Good coral flat area and a long swim to a dropoff wall. The same wall extends to Puako Village End. The coral flat area is protected from waves, but the dropoff wall farther out is exposed. Only more experienced snorkelers should attempt to swim out to the dropoff. The entry point is a small public lane through the neighborhood to a small quiet beach. Park along the road opposite the church.
Puako Village End
Common shore dive and snorkel area. Shallow bay area with an extensive drop-off wall father out. Bottom of the wall is around 30 feet. The wall extends for miles along the shore. Caverns and caves to explore along the wall. Good fish diversity. This area is exposed to strong waves. Visit early in the morning for the calmest conditions. There is a very specific entrance point to the water. Along the rocks there is a narrow entrance way through the rocks to a small sandy area. Maybe only two people can access the water at a time. This is the only safe entrance to the water. To access this snorkel area, drive from the north, through Puako Village. The road is closed from the south. However, you could also park and walk in from Holoholokai Beach Park to the south.
Richardson Ocean Park
Easiest snorkeling access in the Hilo area. Public park protected by a breaker reef further out, causing calmer conditions than other places around Hilo. The protected snorkeling area is limited. Sand beach or a staircase entrance. Halocline from fresh water and churned up conditions exist. This is the windward side of the island and the seas are rough on average. The reef and coral are not great when compared to the west side of the island. However, this is the best snorkeling spot in the Hilo area.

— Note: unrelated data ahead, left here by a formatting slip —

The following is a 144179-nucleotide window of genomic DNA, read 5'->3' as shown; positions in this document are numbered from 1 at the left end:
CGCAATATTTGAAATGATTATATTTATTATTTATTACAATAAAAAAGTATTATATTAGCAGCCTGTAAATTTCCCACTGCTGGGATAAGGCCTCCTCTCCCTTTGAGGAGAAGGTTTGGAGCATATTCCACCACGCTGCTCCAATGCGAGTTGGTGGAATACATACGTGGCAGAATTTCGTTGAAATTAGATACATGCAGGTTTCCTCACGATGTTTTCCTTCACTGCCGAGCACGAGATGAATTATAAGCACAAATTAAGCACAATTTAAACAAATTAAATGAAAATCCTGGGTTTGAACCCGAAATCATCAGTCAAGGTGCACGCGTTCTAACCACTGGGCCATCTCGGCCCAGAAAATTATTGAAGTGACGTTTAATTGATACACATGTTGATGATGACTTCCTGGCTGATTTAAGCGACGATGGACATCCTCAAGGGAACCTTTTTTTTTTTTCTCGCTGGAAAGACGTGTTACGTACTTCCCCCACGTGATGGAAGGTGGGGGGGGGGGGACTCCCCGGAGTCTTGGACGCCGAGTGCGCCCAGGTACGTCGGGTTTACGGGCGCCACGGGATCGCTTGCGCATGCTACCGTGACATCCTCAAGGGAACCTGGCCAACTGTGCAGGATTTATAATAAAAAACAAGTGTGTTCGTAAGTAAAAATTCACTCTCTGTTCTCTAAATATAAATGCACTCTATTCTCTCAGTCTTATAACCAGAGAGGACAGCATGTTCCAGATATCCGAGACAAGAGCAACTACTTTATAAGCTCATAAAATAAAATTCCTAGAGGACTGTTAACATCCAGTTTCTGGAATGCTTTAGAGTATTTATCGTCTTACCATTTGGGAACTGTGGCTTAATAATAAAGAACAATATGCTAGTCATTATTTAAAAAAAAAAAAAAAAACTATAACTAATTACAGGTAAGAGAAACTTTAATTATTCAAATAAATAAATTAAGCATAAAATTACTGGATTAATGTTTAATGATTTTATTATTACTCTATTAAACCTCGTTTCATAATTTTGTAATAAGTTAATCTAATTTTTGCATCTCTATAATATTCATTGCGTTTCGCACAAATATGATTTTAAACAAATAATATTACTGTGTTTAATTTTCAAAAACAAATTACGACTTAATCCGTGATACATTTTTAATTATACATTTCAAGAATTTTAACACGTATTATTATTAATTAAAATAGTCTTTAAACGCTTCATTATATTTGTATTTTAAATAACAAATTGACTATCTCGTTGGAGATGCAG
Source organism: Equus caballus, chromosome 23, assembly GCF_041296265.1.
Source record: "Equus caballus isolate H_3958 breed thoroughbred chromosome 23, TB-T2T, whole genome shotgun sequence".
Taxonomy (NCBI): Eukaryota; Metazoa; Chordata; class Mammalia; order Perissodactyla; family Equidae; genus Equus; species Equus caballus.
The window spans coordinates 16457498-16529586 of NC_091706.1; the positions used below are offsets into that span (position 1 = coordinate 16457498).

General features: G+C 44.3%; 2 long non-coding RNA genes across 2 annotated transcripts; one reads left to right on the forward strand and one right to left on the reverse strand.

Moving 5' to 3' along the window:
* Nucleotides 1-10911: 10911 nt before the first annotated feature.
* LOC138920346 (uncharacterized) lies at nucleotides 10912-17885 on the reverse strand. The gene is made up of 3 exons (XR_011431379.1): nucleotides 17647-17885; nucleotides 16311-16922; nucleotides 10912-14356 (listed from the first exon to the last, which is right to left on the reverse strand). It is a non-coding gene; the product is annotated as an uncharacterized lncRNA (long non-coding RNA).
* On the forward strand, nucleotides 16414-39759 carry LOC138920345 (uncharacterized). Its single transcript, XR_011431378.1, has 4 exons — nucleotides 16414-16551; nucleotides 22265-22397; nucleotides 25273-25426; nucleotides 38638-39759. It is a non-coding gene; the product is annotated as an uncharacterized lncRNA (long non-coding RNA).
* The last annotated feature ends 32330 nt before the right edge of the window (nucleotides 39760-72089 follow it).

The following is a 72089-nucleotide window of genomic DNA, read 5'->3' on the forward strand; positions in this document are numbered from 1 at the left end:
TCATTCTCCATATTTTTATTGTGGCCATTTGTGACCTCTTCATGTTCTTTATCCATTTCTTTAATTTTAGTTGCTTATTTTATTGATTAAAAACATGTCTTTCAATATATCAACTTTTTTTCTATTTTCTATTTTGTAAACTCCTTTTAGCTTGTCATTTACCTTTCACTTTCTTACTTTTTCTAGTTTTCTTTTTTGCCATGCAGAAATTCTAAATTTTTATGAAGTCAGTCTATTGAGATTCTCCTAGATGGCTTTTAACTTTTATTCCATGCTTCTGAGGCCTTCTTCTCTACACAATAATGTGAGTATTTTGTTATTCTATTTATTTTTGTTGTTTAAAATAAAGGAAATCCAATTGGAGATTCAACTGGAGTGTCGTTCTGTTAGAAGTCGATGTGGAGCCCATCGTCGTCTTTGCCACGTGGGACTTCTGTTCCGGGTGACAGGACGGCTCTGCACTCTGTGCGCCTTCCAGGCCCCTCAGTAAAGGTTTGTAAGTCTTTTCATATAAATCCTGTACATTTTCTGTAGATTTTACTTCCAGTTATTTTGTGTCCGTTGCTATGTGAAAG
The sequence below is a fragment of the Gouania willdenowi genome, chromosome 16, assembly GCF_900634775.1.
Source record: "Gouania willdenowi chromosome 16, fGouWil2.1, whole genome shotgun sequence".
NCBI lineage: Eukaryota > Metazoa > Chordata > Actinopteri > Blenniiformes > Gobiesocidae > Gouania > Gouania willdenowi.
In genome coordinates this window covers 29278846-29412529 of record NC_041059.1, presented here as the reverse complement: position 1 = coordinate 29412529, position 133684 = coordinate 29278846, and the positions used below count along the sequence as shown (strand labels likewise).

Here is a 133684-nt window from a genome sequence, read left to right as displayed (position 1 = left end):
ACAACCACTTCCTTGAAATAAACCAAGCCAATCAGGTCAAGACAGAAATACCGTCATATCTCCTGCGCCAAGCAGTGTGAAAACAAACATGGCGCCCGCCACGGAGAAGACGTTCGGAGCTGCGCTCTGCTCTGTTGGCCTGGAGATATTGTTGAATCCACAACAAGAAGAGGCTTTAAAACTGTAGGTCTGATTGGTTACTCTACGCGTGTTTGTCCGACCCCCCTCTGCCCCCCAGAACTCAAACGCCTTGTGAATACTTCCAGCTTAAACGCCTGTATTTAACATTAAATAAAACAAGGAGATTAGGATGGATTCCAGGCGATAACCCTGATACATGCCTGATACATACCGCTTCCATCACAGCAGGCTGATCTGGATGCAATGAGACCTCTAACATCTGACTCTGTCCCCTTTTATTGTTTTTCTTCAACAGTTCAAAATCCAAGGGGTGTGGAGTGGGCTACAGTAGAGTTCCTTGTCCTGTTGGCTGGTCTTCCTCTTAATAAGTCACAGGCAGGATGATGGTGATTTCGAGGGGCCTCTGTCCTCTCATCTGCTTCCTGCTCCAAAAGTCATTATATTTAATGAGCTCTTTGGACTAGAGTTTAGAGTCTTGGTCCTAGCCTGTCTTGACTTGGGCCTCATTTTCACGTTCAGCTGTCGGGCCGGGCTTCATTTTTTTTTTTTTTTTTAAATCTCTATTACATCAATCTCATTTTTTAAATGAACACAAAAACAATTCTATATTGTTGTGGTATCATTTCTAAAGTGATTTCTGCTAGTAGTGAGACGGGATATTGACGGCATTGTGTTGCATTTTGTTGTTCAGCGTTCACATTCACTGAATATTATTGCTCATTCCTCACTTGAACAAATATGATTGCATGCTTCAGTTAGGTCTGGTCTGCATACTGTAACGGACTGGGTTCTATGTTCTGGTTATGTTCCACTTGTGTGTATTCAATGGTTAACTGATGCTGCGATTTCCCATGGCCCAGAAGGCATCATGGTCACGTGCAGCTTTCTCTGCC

Spinner Dolphin Tour
Wonderful tour. Spinner dolphins (known for jumping and spinning) are a resident species to the island. They feed nocturnally and spend their days resting close to shore in calm bays. Dolphins can sleep while they are still moving and won’t be laying still. They are a social species, so they group up into a pod during the day. As the pod is constantly on the move, the tours have no specific idea where they will be in the morning. You go out searching in hopes of finding a large pod. They will position the boat in front of the pod and drop you in as the entire pod passes through your group. Small fast tour boats are more maneuverable, so the better chance to get dropped in a good viewing spot. You are not allowed to wear fins and are told to not make a lot of movements as they pass through. The tours try to keep their boats away from the pods and will come back to pick you up after the pod passes. Dolphins are wild animals, so there is no guarantee you will see one, but the chances are pretty good on the big island. Early morning tours are better. The spinner dolphin tours have a large coastline zone they stay in. Wherever the boat leaves from, they all seem to explore the same areas. It’s the second most popular tour after the night manta rays, so you should have no problem finding a trip.
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For even more detailed information on these snorkeling sites, download our Island of Hawaii. Full color maps in .pdf version. Extra notes, tips and tricks to maximize your experience. Download for offline use and take with you to the snorkel spot.